Due to the improved image quality offered by the high echogenicity of contrast agents, the US Food and Drug Administration (FDA) has approved their use, although currently only the microbubble contrast agents Definity® (Lantheus Medical Imaging, North Billerica, MA) and Optison™ (GE Healthcare, Princeton, NJ) have received approval—with some provisions and warnings. Regardless of these provisions, the Intersocietal Commission for the Accreditation of Echocardiography Laboratories (ICAEL) released a report in 2010 requiring the use of contrast agents in all patients with suboptimal image quality as part of its accreditation process.2
The concerns raised by the FDA about the use of contrast agents in acutely ill patients resulted in several studies assessing the safety of these agents. After the release of a report entitled ‘Acute mortality in hospitalized patients undergoing echocardiography with and without an ultrasound contrast agent: results in 18,671 consecutive studies’,3 which found no statistical difference in acute mortality within a population of over 18,500 patients undergoing echocardiography with and without Definity contrast agent enhancement, the FDA revised its previous black box warning on the use of contrast agents in acutely ill patients.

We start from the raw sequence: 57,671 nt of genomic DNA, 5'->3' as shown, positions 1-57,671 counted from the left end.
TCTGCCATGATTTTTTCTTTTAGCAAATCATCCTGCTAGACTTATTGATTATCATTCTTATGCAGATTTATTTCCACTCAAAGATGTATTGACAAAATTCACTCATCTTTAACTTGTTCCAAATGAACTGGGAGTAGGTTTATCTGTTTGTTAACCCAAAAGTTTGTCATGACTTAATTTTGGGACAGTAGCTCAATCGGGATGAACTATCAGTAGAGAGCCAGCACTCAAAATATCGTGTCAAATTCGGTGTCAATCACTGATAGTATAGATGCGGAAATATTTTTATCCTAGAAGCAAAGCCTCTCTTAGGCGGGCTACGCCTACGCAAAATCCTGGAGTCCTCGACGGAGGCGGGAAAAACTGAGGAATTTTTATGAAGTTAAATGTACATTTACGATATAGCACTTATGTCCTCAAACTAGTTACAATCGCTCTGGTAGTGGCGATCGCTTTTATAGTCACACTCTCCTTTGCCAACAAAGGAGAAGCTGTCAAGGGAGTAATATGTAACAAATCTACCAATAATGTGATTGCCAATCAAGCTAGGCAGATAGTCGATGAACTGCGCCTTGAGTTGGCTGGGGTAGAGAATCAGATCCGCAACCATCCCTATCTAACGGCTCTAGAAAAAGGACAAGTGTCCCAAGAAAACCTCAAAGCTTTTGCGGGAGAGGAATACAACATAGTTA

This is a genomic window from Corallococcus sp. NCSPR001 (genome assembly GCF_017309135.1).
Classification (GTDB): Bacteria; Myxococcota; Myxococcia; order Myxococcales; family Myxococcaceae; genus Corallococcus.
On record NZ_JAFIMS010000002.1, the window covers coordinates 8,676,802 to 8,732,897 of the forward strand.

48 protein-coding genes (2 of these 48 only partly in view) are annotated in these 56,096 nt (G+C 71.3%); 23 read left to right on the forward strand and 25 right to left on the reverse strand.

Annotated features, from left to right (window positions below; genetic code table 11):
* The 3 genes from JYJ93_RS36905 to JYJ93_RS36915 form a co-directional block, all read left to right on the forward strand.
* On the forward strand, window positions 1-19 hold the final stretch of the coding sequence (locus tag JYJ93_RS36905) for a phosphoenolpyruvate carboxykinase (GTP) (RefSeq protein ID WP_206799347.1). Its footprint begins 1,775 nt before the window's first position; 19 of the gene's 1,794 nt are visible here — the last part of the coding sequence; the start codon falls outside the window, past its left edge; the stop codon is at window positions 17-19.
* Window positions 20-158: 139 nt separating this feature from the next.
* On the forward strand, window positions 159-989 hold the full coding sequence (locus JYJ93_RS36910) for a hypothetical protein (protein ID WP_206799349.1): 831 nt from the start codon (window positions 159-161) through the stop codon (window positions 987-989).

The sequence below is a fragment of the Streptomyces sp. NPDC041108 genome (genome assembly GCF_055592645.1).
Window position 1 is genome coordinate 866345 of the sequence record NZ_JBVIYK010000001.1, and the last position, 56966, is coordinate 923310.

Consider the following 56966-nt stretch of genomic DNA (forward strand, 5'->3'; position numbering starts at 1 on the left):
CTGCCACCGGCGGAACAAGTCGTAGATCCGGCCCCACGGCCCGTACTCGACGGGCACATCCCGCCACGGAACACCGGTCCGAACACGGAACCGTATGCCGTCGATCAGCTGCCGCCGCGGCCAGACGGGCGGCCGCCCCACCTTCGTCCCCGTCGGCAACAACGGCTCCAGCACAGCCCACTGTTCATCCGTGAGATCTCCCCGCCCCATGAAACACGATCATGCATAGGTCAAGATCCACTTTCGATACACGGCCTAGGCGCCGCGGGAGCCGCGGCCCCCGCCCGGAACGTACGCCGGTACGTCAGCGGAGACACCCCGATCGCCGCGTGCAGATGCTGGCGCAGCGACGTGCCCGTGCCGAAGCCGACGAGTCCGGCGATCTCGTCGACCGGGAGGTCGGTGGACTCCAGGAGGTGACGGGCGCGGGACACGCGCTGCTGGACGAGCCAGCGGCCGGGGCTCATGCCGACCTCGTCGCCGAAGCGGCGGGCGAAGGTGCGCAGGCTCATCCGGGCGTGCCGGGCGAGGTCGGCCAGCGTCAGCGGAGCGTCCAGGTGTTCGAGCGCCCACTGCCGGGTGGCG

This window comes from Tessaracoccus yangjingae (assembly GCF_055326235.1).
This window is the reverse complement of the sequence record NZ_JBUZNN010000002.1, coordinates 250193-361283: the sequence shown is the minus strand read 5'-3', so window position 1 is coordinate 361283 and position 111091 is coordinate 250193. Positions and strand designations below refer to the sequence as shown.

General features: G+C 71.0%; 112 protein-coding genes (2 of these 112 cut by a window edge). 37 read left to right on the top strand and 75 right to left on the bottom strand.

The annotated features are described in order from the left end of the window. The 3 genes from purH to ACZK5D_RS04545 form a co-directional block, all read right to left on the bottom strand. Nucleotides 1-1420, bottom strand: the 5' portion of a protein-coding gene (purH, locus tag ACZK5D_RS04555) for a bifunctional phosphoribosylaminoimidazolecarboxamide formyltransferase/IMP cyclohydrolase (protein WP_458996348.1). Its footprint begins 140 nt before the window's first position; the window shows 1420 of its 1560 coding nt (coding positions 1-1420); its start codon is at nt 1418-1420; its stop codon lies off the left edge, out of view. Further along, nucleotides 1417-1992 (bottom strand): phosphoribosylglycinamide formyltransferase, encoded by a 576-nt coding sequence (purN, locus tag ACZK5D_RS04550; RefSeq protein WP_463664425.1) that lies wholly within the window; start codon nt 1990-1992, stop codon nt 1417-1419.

The approval of contrast agents has represented a major step toward improving echo imaging quality. In patients with known impairment of LV functioning, contrast enhancement may be an effective way to monitor changes in function, due to the increased reproducibility of results.4
The accuracy and reproducibility of the images obtained have become especially relevant, allowing to make therapeutic decisions based on the results of contrast-enhanced imaging in this patient population. The technique should therefore be considered as an important method of CQI that can be integrated into the imaging laboratory.